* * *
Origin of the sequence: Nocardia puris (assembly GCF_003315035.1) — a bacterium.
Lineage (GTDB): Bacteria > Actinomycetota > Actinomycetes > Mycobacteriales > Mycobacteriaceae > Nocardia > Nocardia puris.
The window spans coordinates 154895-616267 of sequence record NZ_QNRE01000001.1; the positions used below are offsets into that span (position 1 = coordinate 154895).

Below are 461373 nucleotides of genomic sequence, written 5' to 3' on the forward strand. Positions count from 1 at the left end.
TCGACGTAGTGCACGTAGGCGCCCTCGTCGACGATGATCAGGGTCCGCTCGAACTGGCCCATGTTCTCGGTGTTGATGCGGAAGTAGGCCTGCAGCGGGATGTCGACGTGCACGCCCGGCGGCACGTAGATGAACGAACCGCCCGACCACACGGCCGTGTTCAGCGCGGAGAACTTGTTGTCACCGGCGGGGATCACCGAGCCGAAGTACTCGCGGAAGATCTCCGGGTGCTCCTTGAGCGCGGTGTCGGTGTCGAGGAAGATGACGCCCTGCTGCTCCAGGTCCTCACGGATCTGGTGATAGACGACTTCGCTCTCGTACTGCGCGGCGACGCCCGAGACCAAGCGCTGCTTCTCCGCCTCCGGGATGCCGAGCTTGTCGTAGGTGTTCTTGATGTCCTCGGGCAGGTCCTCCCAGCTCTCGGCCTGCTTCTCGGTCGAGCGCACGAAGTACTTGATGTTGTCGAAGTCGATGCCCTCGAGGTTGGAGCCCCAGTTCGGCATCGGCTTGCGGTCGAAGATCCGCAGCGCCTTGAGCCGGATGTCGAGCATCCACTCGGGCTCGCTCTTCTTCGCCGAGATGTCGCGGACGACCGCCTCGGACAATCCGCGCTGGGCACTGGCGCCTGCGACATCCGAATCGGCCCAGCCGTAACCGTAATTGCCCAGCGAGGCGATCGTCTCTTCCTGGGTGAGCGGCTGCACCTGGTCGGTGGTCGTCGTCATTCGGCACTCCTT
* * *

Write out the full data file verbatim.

Origin of the sequence: Nocardia puris (assembly GCF_003315035.1) — a bacterium.
Lineage (GTDB): Bacteria > Actinomycetota > Actinomycetes > Mycobacteriales > Mycobacteriaceae > Nocardia > Nocardia puris.
The window spans coordinates 154895-616267 of sequence record NZ_QNRE01000001.1; the positions used below are offsets into that span (position 1 = coordinate 154895).

Below are 461373 nucleotides of genomic sequence, written 5' to 3' on the forward strand. Positions count from 1 at the left end.
TCGACGTAGTGCACGTAGGCGCCCTCGTCGACGATGATCAGGGTCCGCTCGAACTGGCCCATGTTCTCGGTGTTGATGCGGAAGTAGGCCTGCAGCGGGATGTCGACGTGCACGCCCGGCGGCACGTAGATGAACGAACCGCCCGACCACACGGCCGTGTTCAGCGCGGAGAACTTGTTGTCACCGGCGGGGATCACCGAGCCGAAGTACTCGCGGAAGATCTCCGGGTGCTCCTTGAGCGCGGTGTCGGTGTCGAGGAAGATGACGCCCTGCTGCTCCAGGTCCTCACGGATCTGGTGATAGACGACTTCGCTCTCGTACTGCGCGGCGACGCCCGAGACCAAGCGCTGCTTCTCCGCCTCCGGGATGCCGAGCTTGTCGTAGGTGTTCTTGATGTCCTCGGGCAGGTCCTCCCAGCTCTCGGCCTGCTTCTCGGTCGAGCGCACGAAGTACTTGATGTTGTCGAAGTCGATGCCCTCGAGGTTGGAGCCCCAGTTCGGCATCGGCTTGCGGTCGAAGATCCGCAGCGCCTTGAGCCGGATGTCGAGCATCCACTCGGGCTCGCTCTTCTTCGCCGAGATGTCGCGGACGACCGCCTCGGACAATCCGCGCTGGGCACTGGCGCCTGCGACATCCGAATCGGCCCAGCCGTAACCGTAATTGCCCAGCGAGGCGATCGTCTCTTCCTGGGTGAGCGGCTGCACCTGGTCGGTGGTCGTCGTCATTCGGCACTCCTT